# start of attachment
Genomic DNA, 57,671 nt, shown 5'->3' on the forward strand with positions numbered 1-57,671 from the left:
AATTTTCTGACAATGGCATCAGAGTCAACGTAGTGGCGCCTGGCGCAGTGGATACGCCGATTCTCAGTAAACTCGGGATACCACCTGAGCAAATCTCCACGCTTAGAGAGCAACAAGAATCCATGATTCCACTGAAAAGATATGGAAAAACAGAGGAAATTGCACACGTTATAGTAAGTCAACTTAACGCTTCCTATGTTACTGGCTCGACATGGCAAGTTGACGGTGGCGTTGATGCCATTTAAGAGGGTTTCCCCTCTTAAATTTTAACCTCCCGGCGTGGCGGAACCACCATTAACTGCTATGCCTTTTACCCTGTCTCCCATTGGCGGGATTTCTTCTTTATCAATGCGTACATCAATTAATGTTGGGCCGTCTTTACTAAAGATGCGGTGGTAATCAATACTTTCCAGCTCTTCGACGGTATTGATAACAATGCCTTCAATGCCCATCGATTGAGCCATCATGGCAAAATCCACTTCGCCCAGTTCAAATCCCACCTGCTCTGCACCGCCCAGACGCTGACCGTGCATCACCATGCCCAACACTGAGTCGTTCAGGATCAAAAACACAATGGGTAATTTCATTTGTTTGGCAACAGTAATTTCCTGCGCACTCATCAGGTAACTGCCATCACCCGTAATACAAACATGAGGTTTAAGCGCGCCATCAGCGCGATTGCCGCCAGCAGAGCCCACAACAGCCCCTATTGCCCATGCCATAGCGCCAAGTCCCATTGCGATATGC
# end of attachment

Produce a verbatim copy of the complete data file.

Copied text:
Genomic DNA, 57,671 nt, shown 5'->3' on the forward strand with positions numbered 1-57,671 from the left:
AATTTTCTGACAATGGCATCAGAGTCAACGTAGTGGCGCCTGGCGCAGTGGATACGCCGATTCTCAGTAAACTCGGGATACCACCTGAGCAAATCTCCACGCTTAGAGAGCAACAAGAATCCATGATTCCACTGAAAAGATATGGAAAAACAGAGGAAATTGCACACGTTATAGTAAGTCAACTTAACGCTTCCTATGTTACTGGCTCGACATGGCAAGTTGACGGTGGCGTTGATGCCATTTAAGAGGGTTTCCCCTCTTAAATTTTAACCTCCCGGCGTGGCGGAACCACCATTAACTGCTATGCCTTTTACCCTGTCTCCCATTGGCGGGATTTCTTCTTTATCAATGCGTACATCAATTAATGTTGGGCCGTCTTTACTAAAGATGCGGTGGTAATCAATACTTTCCAGCTCTTCGACGGTATTGATAACAATGCCTTCAATGCCCATCGATTGAGCCATCATGGCAAAATCCACTTCGCCCAGTTCAAATCCCACCTGCTCTGCACCGCCCAGACGCTGACCGTGCATCACCATGCCCAACACTGAGTCGTTCAGGATCAAAAACACAATGGGTAATTTCATTTGTTTGGCAACAGTAATTTCCTGCGCACTCATCAGGTAACTGCCATCACCCGTAATACAAACATGAGGTTTAAGCGCGCCATCAGCGCGATTGCCGCCAGCAGAGCCCACAACAGCCCCTATTGCCCATGCCATAGCGCCAAGTCCCATTGCGATATGC